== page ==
Developing Large Scale Web Applications

This review was originally printed in the June 2010 edition of the UKUUG newsletter, which is now defunct.

Title: Developing Large Web Applications
Authors: Kyle Loudon
ISBN: 9780596803025

This book claims to be ‘the book for you’ if ‘you’re ready to build a finely crafted large site’. As someone who runs a business-critical site which has to stay up and is getting increasing complex in terms of functionality, this sounds like the book for me.

The first chapter is rather brief and runs through the tenets of large web applications, although with no mention of what the authors consider ‘large’ to mean. The second chapter is entitled ‘Object Orientation’, which seems rather odd as I would expect most programmers to be using object orientation, and thus not need a basic introduction to the difference between private, public and protected. Programmers not using an object orientated language don’t have access to this functionality, so this chapter is wasted on them. The dreaded UML class diagram also rears its head, together with a page of skeleton PHP classes which don’t seem to serve any particular purpose.

Hoping that the first two chapters were just meant to lay the groundwork and bring beginners up to speed, I swiftly moved on. However, I was disappointed to find that chapter 3 spends twenty three pages discussing ‘large-scale HTML’, which seems to boil down to indenting code, using CSS instead of tables, not using deprecated tags and get to grips with RDF. Chapter 4 gives CSS the same treatment, with pages of code which have no relevance to large scale development. Onto chapter 5 and we’re now learning the basics of JavaScript, which is all well and good but there’s little detail on how this applies to large applications.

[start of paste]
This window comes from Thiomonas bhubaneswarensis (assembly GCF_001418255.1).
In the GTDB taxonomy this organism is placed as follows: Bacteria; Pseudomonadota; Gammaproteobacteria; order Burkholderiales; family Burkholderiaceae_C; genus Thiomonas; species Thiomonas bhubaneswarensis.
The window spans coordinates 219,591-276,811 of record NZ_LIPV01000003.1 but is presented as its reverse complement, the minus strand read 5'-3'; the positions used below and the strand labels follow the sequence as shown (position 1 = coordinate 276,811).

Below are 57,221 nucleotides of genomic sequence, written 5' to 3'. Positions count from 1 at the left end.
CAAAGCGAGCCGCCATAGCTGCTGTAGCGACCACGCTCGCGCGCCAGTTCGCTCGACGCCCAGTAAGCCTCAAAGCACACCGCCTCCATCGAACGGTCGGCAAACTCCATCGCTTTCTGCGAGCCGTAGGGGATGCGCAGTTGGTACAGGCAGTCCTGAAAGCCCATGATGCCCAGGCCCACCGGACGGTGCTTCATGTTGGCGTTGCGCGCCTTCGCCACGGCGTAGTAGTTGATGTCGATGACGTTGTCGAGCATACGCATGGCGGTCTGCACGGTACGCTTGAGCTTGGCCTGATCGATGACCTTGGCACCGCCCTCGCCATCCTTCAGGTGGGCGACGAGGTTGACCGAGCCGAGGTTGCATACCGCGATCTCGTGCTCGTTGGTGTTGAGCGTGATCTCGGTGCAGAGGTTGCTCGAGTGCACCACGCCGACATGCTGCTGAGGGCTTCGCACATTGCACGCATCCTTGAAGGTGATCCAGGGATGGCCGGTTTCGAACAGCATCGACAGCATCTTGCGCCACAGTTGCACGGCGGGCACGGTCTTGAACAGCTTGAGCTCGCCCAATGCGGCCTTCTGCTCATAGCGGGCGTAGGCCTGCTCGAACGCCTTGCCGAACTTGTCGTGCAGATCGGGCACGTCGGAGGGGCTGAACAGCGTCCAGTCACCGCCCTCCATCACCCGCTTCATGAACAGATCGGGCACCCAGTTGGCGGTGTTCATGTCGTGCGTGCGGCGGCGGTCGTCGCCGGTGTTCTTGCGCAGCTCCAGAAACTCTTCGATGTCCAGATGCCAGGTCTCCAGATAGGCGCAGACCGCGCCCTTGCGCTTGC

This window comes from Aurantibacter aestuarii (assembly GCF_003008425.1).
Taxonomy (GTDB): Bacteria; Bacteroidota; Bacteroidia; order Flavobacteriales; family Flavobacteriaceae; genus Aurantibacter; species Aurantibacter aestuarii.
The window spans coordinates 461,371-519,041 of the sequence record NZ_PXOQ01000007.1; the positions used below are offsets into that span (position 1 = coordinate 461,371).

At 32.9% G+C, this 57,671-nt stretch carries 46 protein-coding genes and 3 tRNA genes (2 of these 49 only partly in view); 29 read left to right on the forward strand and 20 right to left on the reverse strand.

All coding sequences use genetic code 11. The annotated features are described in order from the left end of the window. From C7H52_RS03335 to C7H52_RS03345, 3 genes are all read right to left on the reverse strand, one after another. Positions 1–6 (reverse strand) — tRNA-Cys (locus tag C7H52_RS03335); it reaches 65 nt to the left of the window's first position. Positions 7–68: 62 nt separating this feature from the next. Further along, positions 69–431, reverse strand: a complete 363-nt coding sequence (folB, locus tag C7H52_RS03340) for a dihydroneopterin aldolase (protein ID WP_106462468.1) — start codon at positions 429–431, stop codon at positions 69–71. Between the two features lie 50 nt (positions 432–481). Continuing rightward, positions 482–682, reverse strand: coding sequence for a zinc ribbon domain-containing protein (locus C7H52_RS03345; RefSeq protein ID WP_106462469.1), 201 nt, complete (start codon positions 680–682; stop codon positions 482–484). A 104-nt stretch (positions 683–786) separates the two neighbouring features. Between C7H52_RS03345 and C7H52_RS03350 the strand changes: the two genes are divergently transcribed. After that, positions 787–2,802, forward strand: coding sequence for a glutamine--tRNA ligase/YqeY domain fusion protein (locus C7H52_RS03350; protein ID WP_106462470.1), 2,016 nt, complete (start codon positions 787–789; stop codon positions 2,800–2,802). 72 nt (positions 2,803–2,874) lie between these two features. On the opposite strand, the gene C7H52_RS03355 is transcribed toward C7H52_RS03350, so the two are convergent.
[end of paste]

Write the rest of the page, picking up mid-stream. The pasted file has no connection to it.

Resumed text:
Moving on to chapter 6 we get an introduction to “data managers” and how to abstract an SQL data source, which seems to be a reimplementation of the existing frameworks which already perform this function. Chapter 7 is about “large scale PHP” and is padded out with plenty of code, which breaks the basic rule of separating business logic from HTML by embedding markup into the PHP functions. Chapter 8 gives a similar treatment to AJAX.

It’s not until chapter 9 that we finally get to the topic of performance, something which really matters when you are building or maintaining large web applications. This chapter is actually useful and relevant, but you would do better by plumping for ‘High Performance Web Sites’ (O’Reilly) which covers these topics in much greater detail. The final chapter discusses the architecture of a project, which seems to boil down to which directories you store your files in.

All in all, I found this book to be a disappointing read. There are too many code samples, many of which are trivial and do not provide a good illustration of the concepts under discussion. Most of the chapters seem to be aimed at complete beginners, who are unlikely to end up developing a large scale system until they have obtained some experience working on smaller projects. If you have never built a large web application before, are starting from scratch and plan to use PHP exclusively, then there may be some useful information in this book, otherwise there is little to recommend it.


No comments yet. Why don’t you start the discussion?

Leave a Reply

Your email address will not be published. Required fields are marked *

This site uses Akismet to reduce spam. Learn how your comment data is processed.